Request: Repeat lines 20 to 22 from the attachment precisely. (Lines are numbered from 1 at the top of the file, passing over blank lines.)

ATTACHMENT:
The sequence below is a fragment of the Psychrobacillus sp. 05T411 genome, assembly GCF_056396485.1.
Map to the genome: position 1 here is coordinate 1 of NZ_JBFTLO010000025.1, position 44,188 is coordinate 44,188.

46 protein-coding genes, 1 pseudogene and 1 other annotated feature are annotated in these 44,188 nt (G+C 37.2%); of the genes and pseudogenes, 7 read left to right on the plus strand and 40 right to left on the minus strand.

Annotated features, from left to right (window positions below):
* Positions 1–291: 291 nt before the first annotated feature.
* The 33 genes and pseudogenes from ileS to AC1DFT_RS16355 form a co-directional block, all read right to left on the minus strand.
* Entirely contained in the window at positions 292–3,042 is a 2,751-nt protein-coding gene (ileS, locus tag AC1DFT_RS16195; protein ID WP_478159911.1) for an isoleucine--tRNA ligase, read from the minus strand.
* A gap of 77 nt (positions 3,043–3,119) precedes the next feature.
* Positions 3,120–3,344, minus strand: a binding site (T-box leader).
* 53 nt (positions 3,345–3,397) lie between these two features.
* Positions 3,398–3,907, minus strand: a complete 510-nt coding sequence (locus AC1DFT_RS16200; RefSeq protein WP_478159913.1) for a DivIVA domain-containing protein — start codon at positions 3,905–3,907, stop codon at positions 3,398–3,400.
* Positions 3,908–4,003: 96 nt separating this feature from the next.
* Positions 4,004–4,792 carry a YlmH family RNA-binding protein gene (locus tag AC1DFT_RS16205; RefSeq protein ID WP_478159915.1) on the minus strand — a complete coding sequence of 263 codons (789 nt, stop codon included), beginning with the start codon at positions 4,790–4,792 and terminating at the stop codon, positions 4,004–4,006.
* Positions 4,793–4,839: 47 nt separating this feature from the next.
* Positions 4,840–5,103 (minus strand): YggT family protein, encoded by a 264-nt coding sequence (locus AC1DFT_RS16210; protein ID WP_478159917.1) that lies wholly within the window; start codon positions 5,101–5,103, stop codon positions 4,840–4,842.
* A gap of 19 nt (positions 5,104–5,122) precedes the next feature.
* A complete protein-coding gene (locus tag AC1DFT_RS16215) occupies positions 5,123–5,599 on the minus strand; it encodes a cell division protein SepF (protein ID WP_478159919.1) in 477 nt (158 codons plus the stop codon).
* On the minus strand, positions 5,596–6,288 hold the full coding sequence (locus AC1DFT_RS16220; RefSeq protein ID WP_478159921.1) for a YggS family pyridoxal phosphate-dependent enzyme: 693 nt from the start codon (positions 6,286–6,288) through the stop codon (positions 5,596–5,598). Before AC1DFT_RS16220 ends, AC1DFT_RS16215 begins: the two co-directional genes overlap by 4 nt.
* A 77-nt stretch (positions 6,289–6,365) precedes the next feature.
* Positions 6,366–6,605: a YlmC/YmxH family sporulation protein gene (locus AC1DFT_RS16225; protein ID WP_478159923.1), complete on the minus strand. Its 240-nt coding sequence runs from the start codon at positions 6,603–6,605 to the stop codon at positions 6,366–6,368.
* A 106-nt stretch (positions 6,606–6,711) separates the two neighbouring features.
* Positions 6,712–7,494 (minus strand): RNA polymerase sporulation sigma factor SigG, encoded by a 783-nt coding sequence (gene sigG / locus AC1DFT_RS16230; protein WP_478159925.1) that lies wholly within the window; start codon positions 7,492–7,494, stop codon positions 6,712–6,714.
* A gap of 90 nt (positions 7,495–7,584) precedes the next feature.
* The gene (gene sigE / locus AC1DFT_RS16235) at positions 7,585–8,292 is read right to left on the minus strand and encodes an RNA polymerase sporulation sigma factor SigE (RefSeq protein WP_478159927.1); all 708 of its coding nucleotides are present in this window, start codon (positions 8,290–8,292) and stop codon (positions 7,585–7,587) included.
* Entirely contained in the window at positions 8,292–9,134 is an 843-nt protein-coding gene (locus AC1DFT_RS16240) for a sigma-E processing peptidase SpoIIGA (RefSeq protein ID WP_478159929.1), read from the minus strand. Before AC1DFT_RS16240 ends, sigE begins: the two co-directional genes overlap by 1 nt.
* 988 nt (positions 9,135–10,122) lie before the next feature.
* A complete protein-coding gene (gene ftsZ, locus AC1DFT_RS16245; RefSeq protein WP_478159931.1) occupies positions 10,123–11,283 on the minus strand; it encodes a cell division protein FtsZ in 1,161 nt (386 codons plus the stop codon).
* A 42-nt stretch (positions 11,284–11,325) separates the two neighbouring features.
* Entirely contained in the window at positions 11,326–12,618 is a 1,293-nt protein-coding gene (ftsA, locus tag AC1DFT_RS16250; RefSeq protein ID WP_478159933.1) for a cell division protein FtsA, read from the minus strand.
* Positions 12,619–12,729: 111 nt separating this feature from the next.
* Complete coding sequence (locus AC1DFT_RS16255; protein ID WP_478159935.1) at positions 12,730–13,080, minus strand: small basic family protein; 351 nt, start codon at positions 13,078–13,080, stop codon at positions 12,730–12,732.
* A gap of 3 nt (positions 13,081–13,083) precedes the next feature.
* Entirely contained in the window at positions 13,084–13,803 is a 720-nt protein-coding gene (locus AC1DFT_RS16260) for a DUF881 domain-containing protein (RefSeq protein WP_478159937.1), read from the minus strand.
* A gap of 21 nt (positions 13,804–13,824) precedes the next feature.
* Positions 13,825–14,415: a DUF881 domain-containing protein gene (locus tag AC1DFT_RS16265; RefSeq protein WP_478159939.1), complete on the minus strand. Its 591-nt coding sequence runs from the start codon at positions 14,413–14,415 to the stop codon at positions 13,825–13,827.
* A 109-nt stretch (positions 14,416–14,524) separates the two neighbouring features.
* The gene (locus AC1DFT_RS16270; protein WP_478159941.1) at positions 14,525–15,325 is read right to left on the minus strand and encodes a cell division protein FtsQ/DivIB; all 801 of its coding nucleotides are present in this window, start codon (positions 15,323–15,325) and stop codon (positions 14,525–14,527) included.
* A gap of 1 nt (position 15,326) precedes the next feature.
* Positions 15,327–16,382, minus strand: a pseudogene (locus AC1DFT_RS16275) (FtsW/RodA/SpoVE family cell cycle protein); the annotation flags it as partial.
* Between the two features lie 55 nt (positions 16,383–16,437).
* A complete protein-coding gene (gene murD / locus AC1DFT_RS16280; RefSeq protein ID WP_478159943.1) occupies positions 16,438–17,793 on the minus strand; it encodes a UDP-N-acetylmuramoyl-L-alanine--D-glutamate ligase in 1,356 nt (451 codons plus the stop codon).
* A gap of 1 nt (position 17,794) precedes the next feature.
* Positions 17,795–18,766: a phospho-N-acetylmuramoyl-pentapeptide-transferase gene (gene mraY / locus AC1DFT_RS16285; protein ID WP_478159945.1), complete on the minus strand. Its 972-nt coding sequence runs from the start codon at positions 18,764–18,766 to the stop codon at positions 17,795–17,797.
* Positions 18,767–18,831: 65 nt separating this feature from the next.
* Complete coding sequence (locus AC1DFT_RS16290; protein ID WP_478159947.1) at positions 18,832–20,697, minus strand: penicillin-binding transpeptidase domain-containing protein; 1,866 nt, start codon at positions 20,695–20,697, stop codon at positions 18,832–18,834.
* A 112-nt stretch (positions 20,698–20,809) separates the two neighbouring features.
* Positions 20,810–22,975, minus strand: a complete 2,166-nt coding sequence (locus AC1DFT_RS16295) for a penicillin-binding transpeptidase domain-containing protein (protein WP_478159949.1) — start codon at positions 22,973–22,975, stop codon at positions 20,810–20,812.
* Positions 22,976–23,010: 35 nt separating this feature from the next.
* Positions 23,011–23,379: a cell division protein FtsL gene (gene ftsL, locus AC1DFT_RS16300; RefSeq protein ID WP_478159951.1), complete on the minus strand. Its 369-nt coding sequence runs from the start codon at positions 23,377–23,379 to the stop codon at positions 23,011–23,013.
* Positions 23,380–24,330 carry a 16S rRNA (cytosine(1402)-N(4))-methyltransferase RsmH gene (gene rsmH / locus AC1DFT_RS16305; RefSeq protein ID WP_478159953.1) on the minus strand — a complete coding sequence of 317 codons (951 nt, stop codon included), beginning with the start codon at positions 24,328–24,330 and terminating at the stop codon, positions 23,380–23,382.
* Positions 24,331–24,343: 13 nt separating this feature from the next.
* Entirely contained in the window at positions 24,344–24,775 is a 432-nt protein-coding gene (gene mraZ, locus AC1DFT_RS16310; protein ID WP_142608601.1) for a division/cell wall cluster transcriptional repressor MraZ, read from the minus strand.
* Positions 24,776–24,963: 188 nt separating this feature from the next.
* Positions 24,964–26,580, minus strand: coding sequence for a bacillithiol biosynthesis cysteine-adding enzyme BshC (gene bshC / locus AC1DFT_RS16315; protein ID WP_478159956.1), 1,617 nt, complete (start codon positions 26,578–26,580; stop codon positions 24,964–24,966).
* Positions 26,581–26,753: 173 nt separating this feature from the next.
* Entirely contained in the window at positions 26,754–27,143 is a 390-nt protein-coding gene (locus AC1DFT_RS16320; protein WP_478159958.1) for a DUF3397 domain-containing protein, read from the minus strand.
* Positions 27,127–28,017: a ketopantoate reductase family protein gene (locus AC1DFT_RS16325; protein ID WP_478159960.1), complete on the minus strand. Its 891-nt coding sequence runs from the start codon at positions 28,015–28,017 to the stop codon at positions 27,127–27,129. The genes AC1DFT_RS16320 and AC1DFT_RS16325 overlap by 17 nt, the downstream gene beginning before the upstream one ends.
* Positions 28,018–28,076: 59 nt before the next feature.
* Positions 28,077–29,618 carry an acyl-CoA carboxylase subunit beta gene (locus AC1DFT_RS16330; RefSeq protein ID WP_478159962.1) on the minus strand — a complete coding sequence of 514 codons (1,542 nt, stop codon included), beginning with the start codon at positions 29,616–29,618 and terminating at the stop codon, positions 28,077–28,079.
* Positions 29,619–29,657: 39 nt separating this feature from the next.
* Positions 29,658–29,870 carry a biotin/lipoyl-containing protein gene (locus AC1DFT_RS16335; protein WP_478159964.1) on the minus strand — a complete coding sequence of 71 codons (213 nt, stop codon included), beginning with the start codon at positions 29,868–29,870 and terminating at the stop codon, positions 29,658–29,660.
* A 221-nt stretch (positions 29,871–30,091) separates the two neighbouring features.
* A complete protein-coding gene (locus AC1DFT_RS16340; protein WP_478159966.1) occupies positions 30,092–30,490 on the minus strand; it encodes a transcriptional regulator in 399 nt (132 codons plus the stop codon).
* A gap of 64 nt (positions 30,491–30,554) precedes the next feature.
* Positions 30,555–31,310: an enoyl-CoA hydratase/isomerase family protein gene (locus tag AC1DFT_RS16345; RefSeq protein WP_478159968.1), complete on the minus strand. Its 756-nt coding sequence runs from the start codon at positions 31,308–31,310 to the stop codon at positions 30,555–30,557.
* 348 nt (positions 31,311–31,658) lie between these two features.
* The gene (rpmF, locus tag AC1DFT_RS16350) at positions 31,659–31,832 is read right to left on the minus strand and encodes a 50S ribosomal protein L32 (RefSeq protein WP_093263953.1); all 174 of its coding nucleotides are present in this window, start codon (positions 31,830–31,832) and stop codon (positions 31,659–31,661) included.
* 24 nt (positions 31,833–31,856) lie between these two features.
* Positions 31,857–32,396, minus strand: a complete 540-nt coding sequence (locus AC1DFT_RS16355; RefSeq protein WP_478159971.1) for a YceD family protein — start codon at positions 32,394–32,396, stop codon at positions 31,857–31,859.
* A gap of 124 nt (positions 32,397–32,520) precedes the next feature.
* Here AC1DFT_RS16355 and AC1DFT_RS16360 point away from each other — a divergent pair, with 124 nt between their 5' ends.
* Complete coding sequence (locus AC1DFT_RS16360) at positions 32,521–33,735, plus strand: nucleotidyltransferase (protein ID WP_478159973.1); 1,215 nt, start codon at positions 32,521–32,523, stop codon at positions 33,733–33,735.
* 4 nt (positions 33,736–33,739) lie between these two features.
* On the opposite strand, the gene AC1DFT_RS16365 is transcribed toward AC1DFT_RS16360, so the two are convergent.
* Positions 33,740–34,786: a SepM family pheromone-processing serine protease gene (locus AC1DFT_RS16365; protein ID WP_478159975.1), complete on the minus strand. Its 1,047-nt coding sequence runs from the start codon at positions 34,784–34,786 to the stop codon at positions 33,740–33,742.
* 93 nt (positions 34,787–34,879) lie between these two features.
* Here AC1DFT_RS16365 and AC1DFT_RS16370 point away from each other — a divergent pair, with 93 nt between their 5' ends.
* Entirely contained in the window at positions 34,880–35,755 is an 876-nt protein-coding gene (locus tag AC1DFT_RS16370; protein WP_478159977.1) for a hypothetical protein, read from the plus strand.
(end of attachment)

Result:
* Positions 6,366–6,605: a YlmC/YmxH family sporulation protein gene (locus AC1DFT_RS16225; protein ID WP_478159923.1), complete on the minus strand. Its 240-nt coding sequence runs from the start codon at positions 6,603–6,605 to the stop codon at positions 6,366–6,368.
* A 106-nt stretch (positions 6,606–6,711) separates the two neighbouring features.
* Positions 6,712–7,494 (minus strand): RNA polymerase sporulation sigma factor SigG, encoded by a 783-nt coding sequence (gene sigG / locus AC1DFT_RS16230; protein WP_478159925.1) that lies wholly within the window; start codon positions 7,492–7,494, stop codon positions 6,712–6,714.